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How to add peek and pop to a UITableView

Paul Hudson       @twostraws

Peek and pop are features of 3D Touch that let users press hard on something to show more information. It’s surprisingly easy to add when working with table view cells and collection view cells, and downright trivial if you use storyboards and segues.

First, the trivial case: if you’re using storyboards and segues, Xcode can do all the work for you. If you want to see how easy it is, create a new iOS app using the Master-Detail project template, then open Main.storyboard. Find the Show Detail segue that moves from the table view to the detail view, then check the box marked “Preview & Commit Segues” in the attributes inspector.

That’s it: iOS will automatically make peek and pop code for that segue – you can press hard on a table view cell to bring up the detail controller as a preview, then press harder to make it full screen. (Note: if you’re using the simulator this isn’t easy to do – try using a real device!)

If you’re not using segues you need to write some code yourself. First, make your view controller conform to UIViewControllerPreviewingDelegate so that you’re able to respond to previewing requests correctly. Second, you need to tell the system we want to support previewing by calling registerForPreviewing() in your viewDidLoad() method:

registerForPreviewing(with: self, sourceView: tableView)

That tells iOS that the view controller is able to respond to previewing requests for your table view.

There are two methods you need to fill in for the UIViewControllerPreviewingDelegate protocol: which view controller should be shown when the user presses at a certain location, and when the user presses harder how do you want to present it.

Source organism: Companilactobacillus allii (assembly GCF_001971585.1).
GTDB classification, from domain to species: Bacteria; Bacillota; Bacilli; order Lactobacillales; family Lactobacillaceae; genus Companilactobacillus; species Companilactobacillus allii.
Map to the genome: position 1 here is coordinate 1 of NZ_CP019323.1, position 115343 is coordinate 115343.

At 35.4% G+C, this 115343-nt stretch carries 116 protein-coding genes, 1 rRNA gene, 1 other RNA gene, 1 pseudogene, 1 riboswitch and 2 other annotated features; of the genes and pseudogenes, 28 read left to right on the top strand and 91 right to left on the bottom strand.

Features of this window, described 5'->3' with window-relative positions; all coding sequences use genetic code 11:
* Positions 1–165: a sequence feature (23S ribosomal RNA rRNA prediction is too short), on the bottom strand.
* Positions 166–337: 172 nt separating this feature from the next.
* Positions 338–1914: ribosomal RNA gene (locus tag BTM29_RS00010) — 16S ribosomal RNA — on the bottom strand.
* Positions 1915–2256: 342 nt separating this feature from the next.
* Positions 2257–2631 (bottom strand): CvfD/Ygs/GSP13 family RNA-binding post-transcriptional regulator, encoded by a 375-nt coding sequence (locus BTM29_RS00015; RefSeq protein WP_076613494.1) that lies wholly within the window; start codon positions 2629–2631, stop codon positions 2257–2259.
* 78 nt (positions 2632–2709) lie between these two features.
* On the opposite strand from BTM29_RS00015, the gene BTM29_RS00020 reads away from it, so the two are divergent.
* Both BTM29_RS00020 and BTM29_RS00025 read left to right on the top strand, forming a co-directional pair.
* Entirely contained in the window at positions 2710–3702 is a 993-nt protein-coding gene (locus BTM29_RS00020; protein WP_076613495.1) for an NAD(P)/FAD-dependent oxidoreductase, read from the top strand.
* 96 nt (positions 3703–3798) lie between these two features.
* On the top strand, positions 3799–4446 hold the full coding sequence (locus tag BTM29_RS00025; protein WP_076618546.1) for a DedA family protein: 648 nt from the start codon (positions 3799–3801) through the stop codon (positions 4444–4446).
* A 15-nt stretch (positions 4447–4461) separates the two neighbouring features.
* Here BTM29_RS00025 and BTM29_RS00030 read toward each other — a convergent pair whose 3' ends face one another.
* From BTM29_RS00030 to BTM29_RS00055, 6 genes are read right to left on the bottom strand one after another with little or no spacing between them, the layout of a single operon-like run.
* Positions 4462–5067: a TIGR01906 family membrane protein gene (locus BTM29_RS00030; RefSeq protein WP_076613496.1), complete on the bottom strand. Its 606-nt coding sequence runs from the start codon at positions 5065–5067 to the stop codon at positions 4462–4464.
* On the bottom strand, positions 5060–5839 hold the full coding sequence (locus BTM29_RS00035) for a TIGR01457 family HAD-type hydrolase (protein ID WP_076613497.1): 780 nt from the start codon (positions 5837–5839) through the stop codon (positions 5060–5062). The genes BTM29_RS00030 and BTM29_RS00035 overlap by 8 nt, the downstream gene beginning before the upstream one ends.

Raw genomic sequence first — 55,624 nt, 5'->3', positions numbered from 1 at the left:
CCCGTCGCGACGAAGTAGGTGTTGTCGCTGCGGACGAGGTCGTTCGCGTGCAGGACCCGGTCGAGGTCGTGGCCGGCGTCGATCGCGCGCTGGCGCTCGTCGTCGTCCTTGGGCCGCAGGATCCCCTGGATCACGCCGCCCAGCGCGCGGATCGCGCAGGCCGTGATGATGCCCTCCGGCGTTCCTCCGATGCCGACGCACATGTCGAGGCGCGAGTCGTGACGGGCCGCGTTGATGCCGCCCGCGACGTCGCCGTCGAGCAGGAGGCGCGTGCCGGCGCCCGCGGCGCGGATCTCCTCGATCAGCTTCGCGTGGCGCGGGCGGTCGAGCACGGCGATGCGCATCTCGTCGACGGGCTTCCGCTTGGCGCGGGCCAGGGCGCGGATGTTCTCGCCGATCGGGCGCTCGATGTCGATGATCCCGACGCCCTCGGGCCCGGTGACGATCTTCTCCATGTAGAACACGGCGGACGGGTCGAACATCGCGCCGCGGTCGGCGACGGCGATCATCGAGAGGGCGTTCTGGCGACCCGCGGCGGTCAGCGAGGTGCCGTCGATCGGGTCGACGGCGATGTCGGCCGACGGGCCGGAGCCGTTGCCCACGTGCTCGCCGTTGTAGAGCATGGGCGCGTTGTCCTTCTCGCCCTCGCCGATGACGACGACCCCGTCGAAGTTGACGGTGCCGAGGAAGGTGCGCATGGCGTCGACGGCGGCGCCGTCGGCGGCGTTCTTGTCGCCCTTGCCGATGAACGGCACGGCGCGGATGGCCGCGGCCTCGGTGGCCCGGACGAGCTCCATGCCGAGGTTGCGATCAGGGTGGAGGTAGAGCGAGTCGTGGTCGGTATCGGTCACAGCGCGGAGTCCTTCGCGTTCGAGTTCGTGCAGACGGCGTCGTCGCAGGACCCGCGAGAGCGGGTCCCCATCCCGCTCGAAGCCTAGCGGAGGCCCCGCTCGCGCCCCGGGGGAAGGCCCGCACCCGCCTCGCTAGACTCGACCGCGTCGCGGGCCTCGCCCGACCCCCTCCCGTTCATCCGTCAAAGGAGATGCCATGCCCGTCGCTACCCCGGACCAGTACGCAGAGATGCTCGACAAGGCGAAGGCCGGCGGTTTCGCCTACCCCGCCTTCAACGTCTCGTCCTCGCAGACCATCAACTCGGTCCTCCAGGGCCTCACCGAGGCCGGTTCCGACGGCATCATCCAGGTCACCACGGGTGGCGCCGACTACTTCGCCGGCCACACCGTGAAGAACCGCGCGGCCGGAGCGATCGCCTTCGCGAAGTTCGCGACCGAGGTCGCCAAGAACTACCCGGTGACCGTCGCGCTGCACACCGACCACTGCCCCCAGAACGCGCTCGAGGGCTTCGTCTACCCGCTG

For many apps the code to create a previewing detail controller will be the same code to create a regular detail view controller, so it’s a good idea to create a method to instantiate a detail view controller and configure it as needed.

For example, you might have something like this:

func detailViewController(for index: Int) -> DetailViewController {
    guard let vc = storyboard?.instantiateViewController(withIdentifier: "Detail") as? DetailViewController else {
        fatalError("Couldn't load detail view controller")
    }

    vc.selectedItem = index
    return vc
}

You would then have something like this inside your didSelectRowAt method:

override func tableView(_ tableView: UITableView, didSelectRowAt indexPath: IndexPath) {
    let vc = detailViewController(for: indexPath.row)
    navigationController?.pushViewController(vc, animated: true)
}

Now for the important part: filling in the peek and pop methods.

You need to write a viewControllerForLocation method, which gets called with whatever location on the screen the user touched. You can pass that straight to the table view to ask it what row is at that location, then tell the previewing context to use that row as its source rect – iOS will cause that row to zoom up while the others get blurred. Finally you can return the correct view controller, but if no cell was tapped you need to return nil instead so that no 3D Touch effect happens.

Here’s how that looks in code:

func previewingContext(_ previewingContext: UIViewControllerPreviewing, viewControllerForLocation location: CGPoint) -> UIViewController? {
    if let indexPath = tableView.indexPathForRow(at: location) {
        previewingContext.sourceRect = tableView.rectForRow(at: indexPath)
        return detailViewController(for: indexPath.row)
    }

    return nil
}

As for the pop effect, that’s just one line of code inside a commit method. You’ll be given the view controller that’s currently being peeked, so your method just needs to decide how to present it. For example, if you’re using a navigation controller you probably want to call pushViewController() here – iOS will automatically convert that into a pop zoom animation with bounce effect, but the end result will be a pushed view controller so you can go back like normal.

Here’s that in Swift:

func previewingContext(_ previewingContext: UIViewControllerPreviewing, commit viewControllerToCommit: UIViewController) {
    navigationController?.pushViewController(viewControllerToCommit, animated: true)
}

That’s all the code – it’s not really that hard to do, and UIKit makes the result look great.

Available from iOS 9.0

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